BEAUMONT, Texas – The Lamar University men’s tennis punched its ticket to the 2018 NCAA Championships by defeating rival Texas A&M-Corpus Christi in the Southland tournament finals Sunday afternoon. The Cardinals found out Tuesday where that ticket would take them. Big Red is headed back to College Station, Texas and will face No. 5 overall seed, Texas A&M (22-5) Friday, May 11th. “Texas A&M is one of the top programs in the nation. There are no easy matches when you get to this point. We knew before the selection show began that we were going to have a tough draw. I know our guys are excited to get there. We have our work cut out for us, but will be ready to play,” added Shankles. College Station is the site of the Cardinals’ first trip to the NCAA Championships under LU head coach Scott Shankles during the 2016 season. The other two teams making up the four-team pod are Arizona State (14-10) and Baylor (20-9). The Bears enter the tournament as an at-large selection after posting a fifth-place finish in the Big 12. Baylor advanced to the conference tournament finals before bowing out to Texas. The Cardinals (10-13) made a stunning run through the SLC Championships to qualify for their third NCAA tournament appearance in as many years. The Red and White knocked off the top-two seeds to qualify for the NCAAs. The journey to the postseason is made more impressive by the fact that the Cardinals qualified for the conference tournament on the final day of the regular season. The opening-round match against the Aggies will take place Friday, May 11th, at 1 p.m. The first and second round matches will be played at the Mitchell Tennis Center. The Sun Devils finished fifth in the Pacific 12 Conference during the 2018 campaign. Arizona State was eliminated from the conference tournament by rival Arizona in the opening round. “We are extremely excited to be headed back to the NCAA Championships,” said Shankles. “Our guys have fought so hard this season, and had to overcome so much. It is great to see their hard work be rewarded.
The Premier League season is ending and already transfer speculation is in full swing for Tottenham, especially after Kyle Walker was left out of their matchday squad.England right-back Walker hasn’t made consecutive starts since early April, missing out in key games with Kieran Trippier starting ahead of him.This has fuelled speculation about the player’s future with Spurs, with Manchester United and Man City both interested in signing him for £40million.And Tottenham supporters took to Twitter after it was revealed he wasn’t in the squad to face Hull City for the final match of the campaign, fully convinced he was leaving the club.You can see what they said below… Tottenham Hotspur right-back Kyle Walker 1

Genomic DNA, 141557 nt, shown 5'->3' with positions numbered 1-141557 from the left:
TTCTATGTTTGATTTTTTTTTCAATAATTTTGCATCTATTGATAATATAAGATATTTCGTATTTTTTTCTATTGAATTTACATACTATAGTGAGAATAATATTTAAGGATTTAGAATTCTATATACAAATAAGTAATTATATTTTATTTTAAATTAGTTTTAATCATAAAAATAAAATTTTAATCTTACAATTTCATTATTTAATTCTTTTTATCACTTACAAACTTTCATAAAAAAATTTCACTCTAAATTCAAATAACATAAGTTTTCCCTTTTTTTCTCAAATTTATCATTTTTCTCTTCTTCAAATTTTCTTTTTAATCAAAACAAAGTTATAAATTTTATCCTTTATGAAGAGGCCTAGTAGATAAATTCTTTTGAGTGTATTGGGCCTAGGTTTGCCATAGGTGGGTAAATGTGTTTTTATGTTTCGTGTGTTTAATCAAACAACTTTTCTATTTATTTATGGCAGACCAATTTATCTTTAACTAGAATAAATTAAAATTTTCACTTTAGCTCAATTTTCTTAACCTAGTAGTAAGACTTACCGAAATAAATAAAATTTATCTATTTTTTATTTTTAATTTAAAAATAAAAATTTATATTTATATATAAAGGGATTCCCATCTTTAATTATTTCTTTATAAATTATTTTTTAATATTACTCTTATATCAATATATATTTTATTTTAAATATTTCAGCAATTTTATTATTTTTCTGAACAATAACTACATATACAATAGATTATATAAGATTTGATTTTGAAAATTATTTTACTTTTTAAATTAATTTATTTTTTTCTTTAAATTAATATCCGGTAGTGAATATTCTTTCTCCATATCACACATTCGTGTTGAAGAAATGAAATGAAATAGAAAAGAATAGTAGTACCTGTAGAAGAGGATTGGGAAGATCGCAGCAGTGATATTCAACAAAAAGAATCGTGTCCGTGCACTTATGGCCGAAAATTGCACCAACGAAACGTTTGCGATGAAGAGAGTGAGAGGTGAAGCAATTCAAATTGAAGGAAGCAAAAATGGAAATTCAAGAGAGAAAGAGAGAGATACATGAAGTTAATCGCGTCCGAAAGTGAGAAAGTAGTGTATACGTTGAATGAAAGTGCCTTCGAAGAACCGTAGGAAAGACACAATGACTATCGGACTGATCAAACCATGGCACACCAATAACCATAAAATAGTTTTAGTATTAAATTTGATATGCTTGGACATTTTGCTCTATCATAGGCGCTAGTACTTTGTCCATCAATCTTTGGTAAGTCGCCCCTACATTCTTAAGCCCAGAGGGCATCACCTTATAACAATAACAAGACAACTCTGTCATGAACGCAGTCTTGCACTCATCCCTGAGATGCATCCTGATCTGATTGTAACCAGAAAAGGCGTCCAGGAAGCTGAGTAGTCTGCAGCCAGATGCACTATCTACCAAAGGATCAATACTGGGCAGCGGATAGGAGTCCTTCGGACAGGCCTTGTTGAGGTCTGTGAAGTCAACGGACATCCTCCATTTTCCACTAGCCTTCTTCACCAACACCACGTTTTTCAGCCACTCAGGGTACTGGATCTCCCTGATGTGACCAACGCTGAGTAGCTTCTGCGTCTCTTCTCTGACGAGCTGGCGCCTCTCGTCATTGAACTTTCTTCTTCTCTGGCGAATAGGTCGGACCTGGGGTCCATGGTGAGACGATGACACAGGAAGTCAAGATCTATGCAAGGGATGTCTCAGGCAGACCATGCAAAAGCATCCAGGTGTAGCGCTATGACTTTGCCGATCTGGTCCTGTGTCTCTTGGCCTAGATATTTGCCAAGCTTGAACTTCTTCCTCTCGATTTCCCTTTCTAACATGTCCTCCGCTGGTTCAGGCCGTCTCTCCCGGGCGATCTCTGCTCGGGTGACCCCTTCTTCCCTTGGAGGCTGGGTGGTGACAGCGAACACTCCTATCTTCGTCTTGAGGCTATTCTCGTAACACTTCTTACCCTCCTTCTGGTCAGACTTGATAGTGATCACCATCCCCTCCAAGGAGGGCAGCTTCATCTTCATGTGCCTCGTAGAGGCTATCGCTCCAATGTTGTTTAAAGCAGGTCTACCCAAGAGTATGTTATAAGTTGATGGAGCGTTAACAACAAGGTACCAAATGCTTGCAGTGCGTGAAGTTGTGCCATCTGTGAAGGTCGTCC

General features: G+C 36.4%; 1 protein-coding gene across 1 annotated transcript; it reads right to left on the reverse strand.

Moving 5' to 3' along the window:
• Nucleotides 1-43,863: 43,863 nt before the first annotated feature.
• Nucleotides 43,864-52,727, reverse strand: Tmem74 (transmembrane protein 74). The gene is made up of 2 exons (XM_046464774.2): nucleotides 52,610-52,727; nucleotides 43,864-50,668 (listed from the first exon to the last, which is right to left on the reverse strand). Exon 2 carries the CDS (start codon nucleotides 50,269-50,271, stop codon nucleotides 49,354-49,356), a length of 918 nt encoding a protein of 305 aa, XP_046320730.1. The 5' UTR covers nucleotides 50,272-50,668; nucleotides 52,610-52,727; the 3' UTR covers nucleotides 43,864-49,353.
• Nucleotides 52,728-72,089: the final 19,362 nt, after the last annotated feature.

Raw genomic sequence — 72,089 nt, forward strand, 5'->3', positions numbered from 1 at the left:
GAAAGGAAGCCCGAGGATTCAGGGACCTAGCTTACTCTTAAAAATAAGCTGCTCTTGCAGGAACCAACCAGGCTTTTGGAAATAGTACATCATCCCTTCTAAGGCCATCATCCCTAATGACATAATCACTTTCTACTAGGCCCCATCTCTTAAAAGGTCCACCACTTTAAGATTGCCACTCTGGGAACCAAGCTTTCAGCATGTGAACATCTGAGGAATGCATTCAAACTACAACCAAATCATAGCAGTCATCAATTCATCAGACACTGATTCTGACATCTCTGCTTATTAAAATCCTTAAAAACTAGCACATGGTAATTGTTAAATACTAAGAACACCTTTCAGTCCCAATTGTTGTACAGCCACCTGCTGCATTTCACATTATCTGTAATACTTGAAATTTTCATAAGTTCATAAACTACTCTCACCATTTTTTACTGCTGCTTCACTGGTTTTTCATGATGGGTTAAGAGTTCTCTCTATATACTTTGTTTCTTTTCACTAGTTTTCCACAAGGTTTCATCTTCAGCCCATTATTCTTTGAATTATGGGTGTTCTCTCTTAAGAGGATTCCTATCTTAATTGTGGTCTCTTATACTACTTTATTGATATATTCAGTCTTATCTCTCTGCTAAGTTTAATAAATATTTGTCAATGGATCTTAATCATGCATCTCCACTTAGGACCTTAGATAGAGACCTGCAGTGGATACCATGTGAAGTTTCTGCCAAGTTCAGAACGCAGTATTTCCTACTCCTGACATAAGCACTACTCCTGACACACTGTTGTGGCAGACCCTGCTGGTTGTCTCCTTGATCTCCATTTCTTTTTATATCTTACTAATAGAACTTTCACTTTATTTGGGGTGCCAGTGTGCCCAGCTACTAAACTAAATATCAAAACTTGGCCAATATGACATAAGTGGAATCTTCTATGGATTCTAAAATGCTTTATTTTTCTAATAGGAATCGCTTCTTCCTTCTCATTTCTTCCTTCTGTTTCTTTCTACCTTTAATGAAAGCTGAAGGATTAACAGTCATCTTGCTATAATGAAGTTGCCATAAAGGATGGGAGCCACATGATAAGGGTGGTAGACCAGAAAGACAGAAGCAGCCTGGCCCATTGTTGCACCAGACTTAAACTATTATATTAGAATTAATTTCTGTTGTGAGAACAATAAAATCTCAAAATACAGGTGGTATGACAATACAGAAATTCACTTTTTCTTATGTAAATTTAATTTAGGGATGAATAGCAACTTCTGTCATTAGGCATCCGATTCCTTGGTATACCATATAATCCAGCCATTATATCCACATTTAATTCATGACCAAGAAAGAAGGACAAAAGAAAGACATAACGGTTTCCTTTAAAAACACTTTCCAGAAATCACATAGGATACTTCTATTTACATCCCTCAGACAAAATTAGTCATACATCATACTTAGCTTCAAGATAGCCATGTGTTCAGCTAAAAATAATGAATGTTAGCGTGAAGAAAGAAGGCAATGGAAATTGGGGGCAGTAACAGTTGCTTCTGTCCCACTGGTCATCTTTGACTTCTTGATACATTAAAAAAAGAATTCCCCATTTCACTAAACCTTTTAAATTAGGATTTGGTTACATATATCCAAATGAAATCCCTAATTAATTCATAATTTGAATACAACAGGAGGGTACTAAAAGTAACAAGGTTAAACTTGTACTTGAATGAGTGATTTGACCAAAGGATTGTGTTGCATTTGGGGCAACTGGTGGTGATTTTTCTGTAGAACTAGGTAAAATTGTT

India was the top remittance receiving nation from migrant workers living in the United Arab Emirates in the fourth quarter of 2017, revealed statistics from the gulf nation’s monetary authority.India received a total of Dh14.8 billion, which comprised 34.2 per cent of the total remittances worth Dh43.2 billion during the fourth quarter, reported Khaleej Times. According to the Central Bank of the UAE report, the total remittances from the country increased by 2.2 percent to Dh164.3 billion in 2017 as compared to Dh160.8 billion the previous year. A total of Dh121.66 billion was transferred through money exchanges, while the rest went through financial institutions, Arab News reported.Pakistan followed India, with Dh4.1 billion, receiving 9.4 per cent of the total remittances. The Philippines took the third place with 7.1 per cent while American workers living and working in the UAE sent home Dh2.6 billion or 5.9 per cent of total remittances.The other major recipient countries were recorded as Egypt (Dh2.4 billion; 5.5 per cent), Britain (Dh1.8 billion; 4.2 per cent) and Bangladesh (Dh1.5 billion; 3.6 per cent).Around 800 million family members are estimated to receive money sent by Non-Resident Indian relatives, who number about 200 million worldwide, according to the Arab News report.The authorities in the UAE have been very stringent about the rules and regulation for transferring money in the past years. Financial institutions have been directed to register the details of any person wiring or changing as small an amount as Dh2,000. The move aims to curb money laundering efforts and non-formal remittance activities through hawala transaction — an alternative remittance system, usually trust-based, that is popular among South-Asian workers, and which enables one to send any amount of money home at a lower fee than exchange houses.Indian expatriates sent the maximum amount of remittances back home from the UAE in the third quarter of 2017 as well, according to UAE Central Bank figures released in December 2017. Foreign residents in total sent Dh121.1 billion to home countries between January and September 2017. During the third quarter of the year, Dh43.3 billion was sent by expats to their home countries, of which Indians sent Dh15.46 billion.The total remittances sent during January-September 2017 were 2.1 per cent higher than the amount sent during the same period last year, which was Dh118.6 billion. Related ItemsEconomyRemittanceUAE